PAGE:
My Little Big Math Discoveries

The neat little patterns that sit in math are so beautiful and lovely. As a kid, I was playing with perfect squares and found these couple of patterns. They seemed like such big universal secrets to uncover for little me at the time! What beautiful patterns have you stumbled into?


Perfect Squares Last Digit Sequence

(more detailed explanation & graphs here)

From the series of perfect squares 0, 1, 4, 9, 16, 25, 36, 49, 64, 81, 100, 121, 144, 169, 196, 225, 256, 289, 324, 361, 400, 441, 484, 361…

The last digits of each term make up a repeating bit, 0 (1496) 5 (6941), so stringing them together makes this really pretty periodicity!

0 (1496) 5 (6941) 0 (1496) 5 (6941) 0 (1496) 5 (6941) 0 (1496) 5 (6941) 0 (1496) 5 (6941) 0


Perfect Squares Digital Root Sequence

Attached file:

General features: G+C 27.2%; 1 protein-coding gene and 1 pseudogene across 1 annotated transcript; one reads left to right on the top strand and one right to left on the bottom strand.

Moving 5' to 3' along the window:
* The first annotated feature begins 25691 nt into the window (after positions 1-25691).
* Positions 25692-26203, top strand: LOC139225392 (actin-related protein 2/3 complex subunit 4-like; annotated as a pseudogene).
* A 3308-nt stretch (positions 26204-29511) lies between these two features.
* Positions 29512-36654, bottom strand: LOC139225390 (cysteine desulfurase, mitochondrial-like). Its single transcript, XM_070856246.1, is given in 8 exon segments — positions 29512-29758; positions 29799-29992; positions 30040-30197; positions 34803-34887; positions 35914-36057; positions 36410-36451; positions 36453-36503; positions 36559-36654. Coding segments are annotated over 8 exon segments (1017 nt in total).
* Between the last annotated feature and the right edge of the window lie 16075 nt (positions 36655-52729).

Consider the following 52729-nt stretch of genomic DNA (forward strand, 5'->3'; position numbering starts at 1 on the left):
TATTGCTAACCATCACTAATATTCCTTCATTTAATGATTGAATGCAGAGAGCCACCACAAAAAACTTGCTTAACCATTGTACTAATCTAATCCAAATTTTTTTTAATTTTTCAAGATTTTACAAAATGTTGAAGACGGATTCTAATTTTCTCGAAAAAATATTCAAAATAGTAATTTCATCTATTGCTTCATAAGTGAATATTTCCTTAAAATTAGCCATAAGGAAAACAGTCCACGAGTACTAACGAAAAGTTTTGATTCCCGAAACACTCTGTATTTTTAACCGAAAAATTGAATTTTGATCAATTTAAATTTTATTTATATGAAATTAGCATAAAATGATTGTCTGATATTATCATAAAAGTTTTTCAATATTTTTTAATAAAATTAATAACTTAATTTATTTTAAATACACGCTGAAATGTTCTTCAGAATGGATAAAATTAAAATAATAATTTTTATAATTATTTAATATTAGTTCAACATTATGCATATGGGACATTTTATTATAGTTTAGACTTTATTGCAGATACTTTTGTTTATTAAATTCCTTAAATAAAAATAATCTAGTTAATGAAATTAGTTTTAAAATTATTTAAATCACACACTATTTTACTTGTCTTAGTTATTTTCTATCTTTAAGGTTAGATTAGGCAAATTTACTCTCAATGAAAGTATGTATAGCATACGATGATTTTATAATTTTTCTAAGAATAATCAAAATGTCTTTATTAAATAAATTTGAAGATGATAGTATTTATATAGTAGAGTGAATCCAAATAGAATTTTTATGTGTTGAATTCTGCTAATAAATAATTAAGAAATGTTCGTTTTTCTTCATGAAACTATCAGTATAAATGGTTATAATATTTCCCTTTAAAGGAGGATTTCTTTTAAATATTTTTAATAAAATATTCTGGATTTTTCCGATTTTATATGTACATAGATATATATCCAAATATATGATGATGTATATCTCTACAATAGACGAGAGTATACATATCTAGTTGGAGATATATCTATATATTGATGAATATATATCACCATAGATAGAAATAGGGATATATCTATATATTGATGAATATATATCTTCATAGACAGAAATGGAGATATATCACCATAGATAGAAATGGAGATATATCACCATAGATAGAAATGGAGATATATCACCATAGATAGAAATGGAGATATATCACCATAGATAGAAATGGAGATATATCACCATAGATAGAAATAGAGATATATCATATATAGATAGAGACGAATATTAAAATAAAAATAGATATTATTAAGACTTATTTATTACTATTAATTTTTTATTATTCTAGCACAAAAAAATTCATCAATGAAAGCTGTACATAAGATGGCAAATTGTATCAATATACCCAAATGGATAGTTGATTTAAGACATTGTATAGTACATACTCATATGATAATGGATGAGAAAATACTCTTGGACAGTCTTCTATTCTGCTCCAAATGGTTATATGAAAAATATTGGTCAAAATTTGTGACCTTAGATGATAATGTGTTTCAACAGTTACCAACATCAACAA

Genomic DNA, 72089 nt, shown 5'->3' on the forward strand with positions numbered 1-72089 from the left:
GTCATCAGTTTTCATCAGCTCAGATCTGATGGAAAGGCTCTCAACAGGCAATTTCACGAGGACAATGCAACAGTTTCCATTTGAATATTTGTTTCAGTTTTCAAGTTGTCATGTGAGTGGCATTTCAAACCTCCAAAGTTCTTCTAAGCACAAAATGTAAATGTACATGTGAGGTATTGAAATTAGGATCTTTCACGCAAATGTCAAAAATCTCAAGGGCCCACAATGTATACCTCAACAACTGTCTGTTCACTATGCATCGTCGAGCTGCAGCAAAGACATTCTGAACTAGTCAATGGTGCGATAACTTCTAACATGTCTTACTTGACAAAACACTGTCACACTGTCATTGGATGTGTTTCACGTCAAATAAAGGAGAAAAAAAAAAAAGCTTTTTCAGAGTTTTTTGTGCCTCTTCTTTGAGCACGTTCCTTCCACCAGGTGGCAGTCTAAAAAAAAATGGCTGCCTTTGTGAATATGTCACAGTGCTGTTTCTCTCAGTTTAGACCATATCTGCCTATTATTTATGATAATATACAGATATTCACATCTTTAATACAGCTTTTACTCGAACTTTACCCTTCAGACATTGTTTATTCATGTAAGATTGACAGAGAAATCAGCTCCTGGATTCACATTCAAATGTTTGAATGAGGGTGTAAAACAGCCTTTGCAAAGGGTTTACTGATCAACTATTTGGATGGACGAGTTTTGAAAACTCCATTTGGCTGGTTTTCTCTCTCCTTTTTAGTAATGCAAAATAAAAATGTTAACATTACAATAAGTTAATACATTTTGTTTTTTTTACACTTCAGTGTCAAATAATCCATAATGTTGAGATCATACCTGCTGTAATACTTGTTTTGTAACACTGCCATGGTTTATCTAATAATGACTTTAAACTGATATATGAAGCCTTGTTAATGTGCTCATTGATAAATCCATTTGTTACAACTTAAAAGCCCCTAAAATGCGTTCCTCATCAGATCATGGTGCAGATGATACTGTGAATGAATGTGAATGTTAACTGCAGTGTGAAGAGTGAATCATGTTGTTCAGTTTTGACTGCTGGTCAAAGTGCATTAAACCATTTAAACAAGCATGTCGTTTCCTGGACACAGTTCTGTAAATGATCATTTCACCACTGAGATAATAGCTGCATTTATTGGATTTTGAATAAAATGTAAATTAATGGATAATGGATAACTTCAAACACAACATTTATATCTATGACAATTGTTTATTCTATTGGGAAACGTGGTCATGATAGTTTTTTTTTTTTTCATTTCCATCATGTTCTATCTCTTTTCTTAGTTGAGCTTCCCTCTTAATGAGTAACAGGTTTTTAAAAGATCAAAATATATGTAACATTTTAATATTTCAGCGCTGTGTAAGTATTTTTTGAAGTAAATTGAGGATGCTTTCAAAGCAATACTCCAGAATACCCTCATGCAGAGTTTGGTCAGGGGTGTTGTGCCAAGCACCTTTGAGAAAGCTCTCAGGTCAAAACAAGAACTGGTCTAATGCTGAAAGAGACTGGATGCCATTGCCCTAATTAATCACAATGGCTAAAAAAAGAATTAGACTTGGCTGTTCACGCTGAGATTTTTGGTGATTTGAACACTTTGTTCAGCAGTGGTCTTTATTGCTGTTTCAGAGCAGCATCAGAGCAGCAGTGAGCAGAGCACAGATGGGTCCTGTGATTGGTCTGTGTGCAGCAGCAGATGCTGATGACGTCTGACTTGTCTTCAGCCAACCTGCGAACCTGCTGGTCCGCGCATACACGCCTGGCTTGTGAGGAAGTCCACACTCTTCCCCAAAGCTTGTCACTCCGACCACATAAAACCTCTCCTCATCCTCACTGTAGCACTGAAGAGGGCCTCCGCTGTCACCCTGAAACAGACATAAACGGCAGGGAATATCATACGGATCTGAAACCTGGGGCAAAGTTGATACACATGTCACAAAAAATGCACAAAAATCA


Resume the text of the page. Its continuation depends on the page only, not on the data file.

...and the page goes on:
(slightly more detailed explanation & graphs here)

Still playing with perfect squares 0, 1, 4, 9, 16, 25, 36, 49, 64, 81, 100, 121, 144, 169, 196, 225, 256, 289, 324, 361, 400, 441, 484, 361…

Adding the digits in each number together (for 81: 8+1=9) until we have all single digits, we get the repeating pattern (1 4 9 7)-(7 9 4 1) 9, strung together, you get another beautiful periodicity!

(1 4 9 7)-(7 9 4 1) 9 (1 4 9 7)-(7 9 4 1) 9 (1 4 9 7)-(7 9 4 1) 9 (1 4 9 7)-(7 9 4 1) 9

You can actually catch part of this pattern in a common thing! When you replace the numbers in a typical multiplication table with their digital roots, this pattern makes up the diagonal. The Vedic Square is an abbreviated multiplication table (9×9) and so the first 8 elements of the pattern fall along its diagonal.

Also, how weird that 0 isn’t included, since 02=0?
I have to be missing part of the picture to not see why – do you know?


Just for fun, here are both together!

The workbook I played with this in is here 🙂

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